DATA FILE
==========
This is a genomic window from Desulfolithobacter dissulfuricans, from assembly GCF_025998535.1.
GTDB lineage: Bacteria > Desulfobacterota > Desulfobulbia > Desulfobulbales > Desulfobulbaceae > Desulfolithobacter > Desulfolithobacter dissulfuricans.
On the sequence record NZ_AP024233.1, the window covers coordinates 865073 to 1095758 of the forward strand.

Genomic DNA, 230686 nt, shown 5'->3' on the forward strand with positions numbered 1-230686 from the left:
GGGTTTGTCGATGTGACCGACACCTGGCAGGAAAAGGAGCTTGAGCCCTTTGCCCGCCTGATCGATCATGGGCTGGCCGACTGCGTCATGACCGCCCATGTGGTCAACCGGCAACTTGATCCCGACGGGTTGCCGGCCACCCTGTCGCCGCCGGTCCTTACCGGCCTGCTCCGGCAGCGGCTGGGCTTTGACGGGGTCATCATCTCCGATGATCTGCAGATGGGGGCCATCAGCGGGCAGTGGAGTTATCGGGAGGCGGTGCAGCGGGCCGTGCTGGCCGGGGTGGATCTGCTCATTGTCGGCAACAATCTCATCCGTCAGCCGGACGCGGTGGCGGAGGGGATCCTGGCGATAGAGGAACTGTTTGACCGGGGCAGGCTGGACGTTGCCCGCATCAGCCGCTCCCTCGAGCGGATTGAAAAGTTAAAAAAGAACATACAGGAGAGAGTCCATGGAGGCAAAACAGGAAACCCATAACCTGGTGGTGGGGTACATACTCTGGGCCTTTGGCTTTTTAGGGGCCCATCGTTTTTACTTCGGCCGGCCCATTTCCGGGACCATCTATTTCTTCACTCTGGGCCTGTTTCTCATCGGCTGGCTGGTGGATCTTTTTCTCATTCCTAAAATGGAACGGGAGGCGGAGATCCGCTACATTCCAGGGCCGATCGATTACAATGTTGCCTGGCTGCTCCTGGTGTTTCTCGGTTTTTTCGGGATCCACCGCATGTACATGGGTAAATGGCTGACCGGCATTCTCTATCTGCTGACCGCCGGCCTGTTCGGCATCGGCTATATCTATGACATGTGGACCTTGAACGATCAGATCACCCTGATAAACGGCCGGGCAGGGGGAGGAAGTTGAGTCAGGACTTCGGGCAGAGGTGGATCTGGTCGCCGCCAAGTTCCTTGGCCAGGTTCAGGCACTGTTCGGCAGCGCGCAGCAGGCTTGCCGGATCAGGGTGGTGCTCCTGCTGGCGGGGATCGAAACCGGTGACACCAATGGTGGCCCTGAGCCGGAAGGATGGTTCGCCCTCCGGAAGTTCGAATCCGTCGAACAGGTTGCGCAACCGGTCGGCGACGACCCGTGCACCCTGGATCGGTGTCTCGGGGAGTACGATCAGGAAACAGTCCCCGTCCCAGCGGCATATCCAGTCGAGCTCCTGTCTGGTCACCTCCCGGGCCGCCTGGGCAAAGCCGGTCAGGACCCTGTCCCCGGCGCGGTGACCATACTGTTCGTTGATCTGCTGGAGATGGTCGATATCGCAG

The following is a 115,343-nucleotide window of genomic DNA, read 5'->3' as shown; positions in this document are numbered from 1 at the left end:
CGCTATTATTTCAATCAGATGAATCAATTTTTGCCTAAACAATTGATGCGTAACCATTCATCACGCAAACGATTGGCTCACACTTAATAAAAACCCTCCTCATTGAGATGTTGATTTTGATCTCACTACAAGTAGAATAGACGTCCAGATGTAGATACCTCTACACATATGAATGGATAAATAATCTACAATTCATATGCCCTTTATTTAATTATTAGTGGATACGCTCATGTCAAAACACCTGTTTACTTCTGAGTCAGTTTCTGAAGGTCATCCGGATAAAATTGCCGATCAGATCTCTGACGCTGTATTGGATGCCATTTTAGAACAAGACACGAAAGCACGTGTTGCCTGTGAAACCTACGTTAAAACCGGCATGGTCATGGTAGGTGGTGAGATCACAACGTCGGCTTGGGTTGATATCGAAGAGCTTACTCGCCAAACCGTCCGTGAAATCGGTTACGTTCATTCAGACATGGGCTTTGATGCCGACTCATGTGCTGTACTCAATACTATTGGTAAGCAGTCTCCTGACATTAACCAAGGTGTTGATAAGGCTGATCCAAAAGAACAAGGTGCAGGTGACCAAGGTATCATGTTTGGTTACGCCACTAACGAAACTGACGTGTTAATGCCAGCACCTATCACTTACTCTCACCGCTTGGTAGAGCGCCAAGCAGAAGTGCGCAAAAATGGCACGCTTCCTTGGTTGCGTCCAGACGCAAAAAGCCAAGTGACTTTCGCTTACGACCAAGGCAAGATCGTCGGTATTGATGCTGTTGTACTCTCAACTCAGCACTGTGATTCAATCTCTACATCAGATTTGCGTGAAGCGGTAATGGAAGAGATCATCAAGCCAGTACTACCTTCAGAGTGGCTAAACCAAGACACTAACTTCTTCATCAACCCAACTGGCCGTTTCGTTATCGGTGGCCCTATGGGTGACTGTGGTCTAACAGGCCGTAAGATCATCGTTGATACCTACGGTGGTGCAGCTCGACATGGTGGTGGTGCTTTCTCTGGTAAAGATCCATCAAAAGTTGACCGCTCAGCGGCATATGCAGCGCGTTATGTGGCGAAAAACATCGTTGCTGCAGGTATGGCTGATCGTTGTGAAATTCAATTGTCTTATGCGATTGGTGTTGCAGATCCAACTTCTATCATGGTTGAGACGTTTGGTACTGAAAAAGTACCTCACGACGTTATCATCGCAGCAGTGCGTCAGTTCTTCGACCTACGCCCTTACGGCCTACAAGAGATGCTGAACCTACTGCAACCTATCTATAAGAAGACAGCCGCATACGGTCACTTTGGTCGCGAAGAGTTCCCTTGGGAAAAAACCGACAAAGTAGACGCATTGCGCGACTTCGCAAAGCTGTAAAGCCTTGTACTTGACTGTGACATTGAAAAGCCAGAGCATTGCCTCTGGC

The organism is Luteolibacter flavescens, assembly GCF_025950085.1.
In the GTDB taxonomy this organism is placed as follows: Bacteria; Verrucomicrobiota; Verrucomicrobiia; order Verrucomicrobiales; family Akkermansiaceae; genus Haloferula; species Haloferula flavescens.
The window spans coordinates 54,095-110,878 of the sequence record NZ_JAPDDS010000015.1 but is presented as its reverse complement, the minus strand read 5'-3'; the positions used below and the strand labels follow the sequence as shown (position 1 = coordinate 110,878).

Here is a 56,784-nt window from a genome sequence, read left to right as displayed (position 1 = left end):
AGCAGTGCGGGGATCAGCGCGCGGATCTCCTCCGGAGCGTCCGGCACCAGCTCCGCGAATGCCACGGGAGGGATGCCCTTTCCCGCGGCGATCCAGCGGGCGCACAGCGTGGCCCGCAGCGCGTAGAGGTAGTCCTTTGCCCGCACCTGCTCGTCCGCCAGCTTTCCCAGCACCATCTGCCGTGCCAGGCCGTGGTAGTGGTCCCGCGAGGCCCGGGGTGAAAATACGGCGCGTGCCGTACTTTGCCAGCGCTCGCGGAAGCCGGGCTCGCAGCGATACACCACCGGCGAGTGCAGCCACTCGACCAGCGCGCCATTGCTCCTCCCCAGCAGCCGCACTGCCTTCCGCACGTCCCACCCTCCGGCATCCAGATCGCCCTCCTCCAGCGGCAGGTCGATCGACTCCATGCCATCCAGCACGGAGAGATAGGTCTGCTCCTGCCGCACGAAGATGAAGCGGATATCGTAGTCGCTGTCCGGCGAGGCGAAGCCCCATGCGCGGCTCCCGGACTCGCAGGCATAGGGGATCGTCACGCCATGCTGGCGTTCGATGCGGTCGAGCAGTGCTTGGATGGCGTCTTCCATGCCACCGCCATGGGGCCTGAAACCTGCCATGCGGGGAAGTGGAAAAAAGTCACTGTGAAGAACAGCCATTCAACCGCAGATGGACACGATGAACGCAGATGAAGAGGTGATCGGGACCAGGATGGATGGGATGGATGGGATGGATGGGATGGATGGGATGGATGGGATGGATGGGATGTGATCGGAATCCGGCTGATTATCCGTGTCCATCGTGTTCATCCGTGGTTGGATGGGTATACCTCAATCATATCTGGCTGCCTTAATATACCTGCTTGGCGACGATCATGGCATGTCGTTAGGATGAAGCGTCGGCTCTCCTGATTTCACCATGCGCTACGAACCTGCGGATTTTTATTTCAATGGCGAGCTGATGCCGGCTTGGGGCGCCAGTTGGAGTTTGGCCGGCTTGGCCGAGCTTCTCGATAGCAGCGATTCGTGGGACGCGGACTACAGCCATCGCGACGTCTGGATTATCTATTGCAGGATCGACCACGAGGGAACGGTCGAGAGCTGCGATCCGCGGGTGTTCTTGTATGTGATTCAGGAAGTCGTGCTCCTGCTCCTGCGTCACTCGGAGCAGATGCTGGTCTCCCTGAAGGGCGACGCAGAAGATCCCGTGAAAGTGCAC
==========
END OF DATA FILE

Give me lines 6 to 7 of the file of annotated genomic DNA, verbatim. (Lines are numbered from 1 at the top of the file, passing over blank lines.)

The following is a 115,343-nucleotide window of genomic DNA, read 5'->3' as shown; positions in this document are numbered from 1 at the left end:
CGCTATTATTTCAATCAGATGAATCAATTTTTGCCTAAACAATTGATGCGTAACCATTCATCACGCAAACGATTGGCTCACACTTAATAAAAACCCTCCTCATTGAGATGTTGATTTTGATCTCACTACAAGTAGAATAGACGTCCAGATGTAGATACCTCTACACATATGAATGGATAAATAATCTACAATTCATATGCCCTTTATTTAATTATTAGTGGATACGCTCATGTCAAAACACCTGTTTACTTCTGAGTCAGTTTCTGAAGGTCATCCGGATAAAATTGCCGATCAGATCTCTGACGCTGTATTGGATGCCATTTTAGAACAAGACACGAAAGCACGTGTTGCCTGTGAAACCTACGTTAAAACCGGCATGGTCATGGTAGGTGGTGAGATCACAACGTCGGCTTGGGTTGATATCGAAGAGCTTACTCGCCAAACCGTCCGTGAAATCGGTTACGTTCATTCAGACATGGGCTTTGATGCCGACTCATGTGCTGTACTCAATACTATTGGTAAGCAGTCTCCTGACATTAACCAAGGTGTTGATAAGGCTGATCCAAAAGAACAAGGTGCAGGTGACCAAGGTATCATGTTTGGTTACGCCACTAACGAAACTGACGTGTTAATGCCAGCACCTATCACTTACTCTCACCGCTTGGTAGAGCGCCAAGCAGAAGTGCGCAAAAATGGCACGCTTCCTTGGTTGCGTCCAGACGCAAAAAGCCAAGTGACTTTCGCTTACGACCAAGGCAAGATCGTCGGTATTGATGCTGTTGTACTCTCAACTCAGCACTGTGATTCAATCTCTACATCAGATTTGCGTGAAGCGGTAATGGAAGAGATCATCAAGCCAGTACTACCTTCAGAGTGGCTAAACCAAGACACTAACTTCTTCATCAACCCAACTGGCCGTTTCGTTATCGGTGGCCCTATGGGTGACTGTGGTCTAACAGGCCGTAAGATCATCGTTGATACCTACGGTGGTGCAGCTCGACATGGTGGTGGTGCTTTCTCTGGTAAAGATCCATCAAAAGTTGACCGCTCAGCGGCATATGCAGCGCGTTATGTGGCGAAAAACATCGTTGCTGCAGGTATGGCTGATCGTTGTGAAATTCAATTGTCTTATGCGATTGGTGTTGCAGATCCAACTTCTATCATGGTTGAGACGTTTGGTACTGAAAAAGTACCTCACGACGTTATCATCGCAGCAGTGCGTCAGTTCTTCGACCTACGCCCTTACGGCCTACAAGAGATGCTGAACCTACTGCAACCTATCTATAAGAAGACAGCCGCATACGGTCACTTTGGTCGCGAAGAGTTCCCTTGGGAAAAAACCGACAAAGTAGACGCATTGCGCGACTTCGCAAAGCTGTAAAGCCTTGTACTTGACTGTGACATTGAAAAGCCAGAGCATTGCCTCTGGC